- the obligation for downstream users to inform the Agency when using a substance that is on the Authorisation List (Annex XIV to REACH) based on an authorisation granted to an applicant up their supply chain, under Article 66(1).
Finally, "notification" under CLP relates to the C&L Inventory established by the Agency. Manufacturers and importers are required to submit information on the classification and labelling of substances placed on the market to the Inventory, regardless of their quantities, in accordance with CLP Article 40. The Inventory is a database that was originally introduced by the REACH Regulation; it did not exist under the previous legislation.
Yes, it is. Notification is independent from the REACH registration deadlines. A substance, either on its own or contained in a mixture, must be notified to the C&L Inventory within one month of the first time the company is placing it on the market. Notification can be done using any of the notification tools available at: http://echa.europa.eu/support/dossier-submission-tools/reach-it/notification-to-the-cl-inventory
Yes, it would. As both subsidiaries are separate legal entities, each legal entity would have to notify the substance separately if in both cases it meets the criteria for notification in accordance with Articles 39(a) or (b) and 40(1) of CLP. Alternatively, both subsidiaries (as legal entities) may prefer to notify as a group of manufacturers (see also REACH FAQ ID=29).
No, it is not. Manufacturers and importers who flag confidentiality of the IUPAC name for a substance referred to by REACH Article 119(2)(f) and (g) do not have to pay a fee when notifying it to the Classification and Labelling Inventory.
Placing a substance or mixture on the market under CLP means supplying or making the substance or mixture available to third parties, whether in return for payment or free of charge within the territory of the EU Member States and those EEA countries which have implemented the CLP Regulation.
In addition, import is deemed to be placing on the market and is defined as the physical introduction of a substance or mixture into the customs territory of the EU and those EEA countries which have implemented the CLP Regulation.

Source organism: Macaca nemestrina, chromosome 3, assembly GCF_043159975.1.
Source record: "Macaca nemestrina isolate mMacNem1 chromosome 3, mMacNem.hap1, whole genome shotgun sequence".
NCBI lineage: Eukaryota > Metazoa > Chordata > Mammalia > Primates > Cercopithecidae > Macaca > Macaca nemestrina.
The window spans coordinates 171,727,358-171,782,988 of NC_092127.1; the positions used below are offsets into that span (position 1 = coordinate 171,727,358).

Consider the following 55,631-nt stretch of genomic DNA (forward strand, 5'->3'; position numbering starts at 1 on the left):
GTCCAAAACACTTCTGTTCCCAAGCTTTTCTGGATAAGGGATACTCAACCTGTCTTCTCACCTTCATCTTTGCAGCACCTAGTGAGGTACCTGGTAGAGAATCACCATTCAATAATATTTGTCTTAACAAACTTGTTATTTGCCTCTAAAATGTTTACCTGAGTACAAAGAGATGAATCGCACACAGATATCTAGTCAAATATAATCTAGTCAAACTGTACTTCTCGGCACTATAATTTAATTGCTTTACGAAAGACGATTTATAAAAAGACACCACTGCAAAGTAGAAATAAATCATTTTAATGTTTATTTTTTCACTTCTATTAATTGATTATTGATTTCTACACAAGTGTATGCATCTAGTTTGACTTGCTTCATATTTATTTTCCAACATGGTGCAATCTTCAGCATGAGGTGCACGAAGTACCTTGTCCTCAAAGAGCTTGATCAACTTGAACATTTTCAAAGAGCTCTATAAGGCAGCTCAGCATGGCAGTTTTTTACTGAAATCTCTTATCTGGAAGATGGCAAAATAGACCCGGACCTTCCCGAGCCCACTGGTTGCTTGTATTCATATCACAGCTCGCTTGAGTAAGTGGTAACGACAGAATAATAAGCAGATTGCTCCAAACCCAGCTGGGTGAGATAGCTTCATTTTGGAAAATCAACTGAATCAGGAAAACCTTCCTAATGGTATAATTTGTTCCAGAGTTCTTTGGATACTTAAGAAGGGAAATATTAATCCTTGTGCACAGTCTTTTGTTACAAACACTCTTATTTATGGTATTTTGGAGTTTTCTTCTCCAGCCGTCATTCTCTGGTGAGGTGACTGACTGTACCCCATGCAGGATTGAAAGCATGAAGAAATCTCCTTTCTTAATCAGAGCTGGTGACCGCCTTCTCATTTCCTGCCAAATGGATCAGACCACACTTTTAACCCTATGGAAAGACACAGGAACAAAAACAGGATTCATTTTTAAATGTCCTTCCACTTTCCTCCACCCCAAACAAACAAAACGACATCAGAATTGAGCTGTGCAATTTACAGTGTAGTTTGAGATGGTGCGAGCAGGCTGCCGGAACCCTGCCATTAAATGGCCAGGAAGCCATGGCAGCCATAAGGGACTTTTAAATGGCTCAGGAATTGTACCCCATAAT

In relation to notification, placing on the market is a pre-condition. Substances which are referred to in CLP Article 39 have to be notified to the C&L Inventory if they are placed on the market. However, no notification is required if the information mentioned under CLP Article 40 has already been provided as part of a previous registration or notification by the same notifier.
The notification deadline is dependent on the date on which the substance is placed on the market. When a substance is placed on the market it must be notified to the C&L Inventory within one month.
In relation to import, the one-month timeline is counted from the day when the substance or mixture is physically introduced into the customs territory of the EU Member States and those EEA countries which have implemented the CLP Regulation.
According to CLP Article 40 (3), substances placed on the market on or after 1 December 2010 must be notified within one month after their placing on the market. In addition, CLP Article 4 (1) stipulates that the manufacturer or importer must classify their substances in accordance with Title II of CLP before placing them on the market.
Furthermore, CLP Article 8 (2) requires that for the purposes of determining whether a substance entails any of the physical hazards referred to in Part 2 of Annex I to CLP, the manufacturer or importer must perform the tests required in that Part, to allow classification of the substance, unless adequate and reliable information is already available.